Tyson must also focus on his weight. When he first won the title he weighed between 216-219 lbs. However, that was when he was 20 years old. In his last fight versus Clifford Etienne back in February of 2003, he was around 225 lbs. No doubt the 216-219 lb. range is probably unrealistic, but no way should he be over 225 lbs. I'd say 222-224 lbs. is probably what he should shoot for. With Tyson's weight down, he'll maintain his hand speed.

Tyson will also have to try and be busy letting his hands go, something else that requires a fighter to be in peak shape. Throughout his career Tyson's main asset has been his accuracy and speed. Most feel that Tyson is a one punch knockout artist, but he really isn't. Granted, he's a great two handed puncher, but there have been better one punch knockout artists throughout Heavyweight history.

The thing that made Tyson unique from other punchers was that his hands were extremely fast. It's more that his opponents didn't see his punches coming along with the fact that he was very accurate. For Tyson to have a chance in this pedestrian Heavyweight division, his mental state and conditioning will be paramount. That's certainly no secret, but they must be the focus of his preparation in training. Somebody in Tyson's brain-trust better instill in him that he must have his weight down, he can't just look for one punch and he can't fight lazy. He also must not panic if things don't go his way early. I have no doubt that some of Tyson's opponents are going to try and catch him with something big early in the fight, in hopes to possibly shake his confidence.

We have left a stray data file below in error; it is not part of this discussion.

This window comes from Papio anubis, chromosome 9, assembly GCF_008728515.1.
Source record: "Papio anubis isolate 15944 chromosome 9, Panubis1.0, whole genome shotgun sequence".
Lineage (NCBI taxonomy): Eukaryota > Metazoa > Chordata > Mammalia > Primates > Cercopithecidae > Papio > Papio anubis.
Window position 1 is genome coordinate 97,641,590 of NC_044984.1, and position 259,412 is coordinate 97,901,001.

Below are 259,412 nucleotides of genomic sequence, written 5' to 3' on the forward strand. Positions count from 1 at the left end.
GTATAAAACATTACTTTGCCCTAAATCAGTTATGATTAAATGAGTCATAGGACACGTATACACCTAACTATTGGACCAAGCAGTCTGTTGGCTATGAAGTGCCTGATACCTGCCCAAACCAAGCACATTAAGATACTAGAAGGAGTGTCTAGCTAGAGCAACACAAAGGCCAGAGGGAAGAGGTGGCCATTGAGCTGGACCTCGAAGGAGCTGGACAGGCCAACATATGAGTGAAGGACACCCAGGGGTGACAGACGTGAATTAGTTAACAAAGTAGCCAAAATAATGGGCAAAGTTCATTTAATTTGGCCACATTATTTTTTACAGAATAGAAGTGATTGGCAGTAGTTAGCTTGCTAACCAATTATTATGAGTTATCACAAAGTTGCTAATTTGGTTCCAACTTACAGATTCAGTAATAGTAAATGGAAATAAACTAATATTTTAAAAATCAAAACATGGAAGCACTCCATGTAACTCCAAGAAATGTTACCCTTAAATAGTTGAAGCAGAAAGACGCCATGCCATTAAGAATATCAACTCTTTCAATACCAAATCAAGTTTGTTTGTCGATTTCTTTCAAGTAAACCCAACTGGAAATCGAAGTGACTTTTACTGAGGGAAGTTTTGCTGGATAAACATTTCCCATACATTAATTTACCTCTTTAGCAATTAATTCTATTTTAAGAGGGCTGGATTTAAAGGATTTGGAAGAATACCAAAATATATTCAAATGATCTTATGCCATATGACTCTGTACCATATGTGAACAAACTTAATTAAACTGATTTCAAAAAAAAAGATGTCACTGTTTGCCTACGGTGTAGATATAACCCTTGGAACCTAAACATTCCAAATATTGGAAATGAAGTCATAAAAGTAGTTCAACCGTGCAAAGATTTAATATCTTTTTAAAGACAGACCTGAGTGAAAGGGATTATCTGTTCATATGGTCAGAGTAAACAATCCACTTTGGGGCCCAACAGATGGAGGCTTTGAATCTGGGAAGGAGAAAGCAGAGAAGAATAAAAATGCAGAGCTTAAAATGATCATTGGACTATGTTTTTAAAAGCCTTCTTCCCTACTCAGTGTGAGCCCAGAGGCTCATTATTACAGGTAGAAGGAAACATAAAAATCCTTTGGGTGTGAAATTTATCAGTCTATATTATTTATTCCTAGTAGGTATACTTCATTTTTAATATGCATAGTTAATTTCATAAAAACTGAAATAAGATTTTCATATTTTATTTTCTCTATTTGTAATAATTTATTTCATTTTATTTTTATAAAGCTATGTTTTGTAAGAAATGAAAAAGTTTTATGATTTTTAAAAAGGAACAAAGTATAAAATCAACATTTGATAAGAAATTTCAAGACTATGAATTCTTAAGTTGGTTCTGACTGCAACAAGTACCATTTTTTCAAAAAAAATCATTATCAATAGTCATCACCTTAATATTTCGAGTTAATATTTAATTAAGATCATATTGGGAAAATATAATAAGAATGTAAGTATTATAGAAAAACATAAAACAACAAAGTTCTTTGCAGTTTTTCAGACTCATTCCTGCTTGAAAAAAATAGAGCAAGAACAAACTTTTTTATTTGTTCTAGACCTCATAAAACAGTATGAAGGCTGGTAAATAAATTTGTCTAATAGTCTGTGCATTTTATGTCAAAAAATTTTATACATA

The way I see it, Tyson does have a shot to be a factor again in the division. Nothing is more important than him getting his mind and body in sync. If Tyson can get in good enough shape to bring the head movement back and fight for three minutes every round, he'll give himself the best chance to succeed.

Finally, someone better prepare Tyson mentally and emotionally. The upper-tier Heavyweights no longer fear Tyson. They now go into the ring believing they can beat him, which is a must when facing Tyson. That's why he better be ready to battle through adversity when he is confronted with it this time around. Believe me, Tyson's will and character will be more than tested in this final leg of his career. Nothing can prepare him better mentally than knowing when he enters the ring that he's in the best possible shape he could be in.

Latest Articles

stillnoconsensusonrockymarcianosplaceinboxinghistory
bondsposeswithpacmaninsertowncaption
alexarizaseemstobeadvisingfloydmayweather
martinezsaltyatpearsonforpullout
canthecongressmanstillkayo
espn2willteleviselivethe12roundibfeliminatorfightbetweenmiddleweightcontendershassanndamacurtisstevens
quotesfromfightersonsatmayweathershoboxcard
newsonbaylessinqcorneredqgolovkinrubiotixinfo
mexicanboxinglegendslikechavezandmoralestalkmarcosmaidana
ronnyriosandantonioorozcoonoct9fs1gbpshow

Latest Videos on BoxingChannel.tv

Facebook
Twitter
fight results
Subscribe to thesweetscience.com
Live Boxing Coverage
IBOFP

Who's the best Mexican boxer today?

8.4%
0.8%
55.8%
2%
8%
1.2%
0.4%
23.3%
Loading...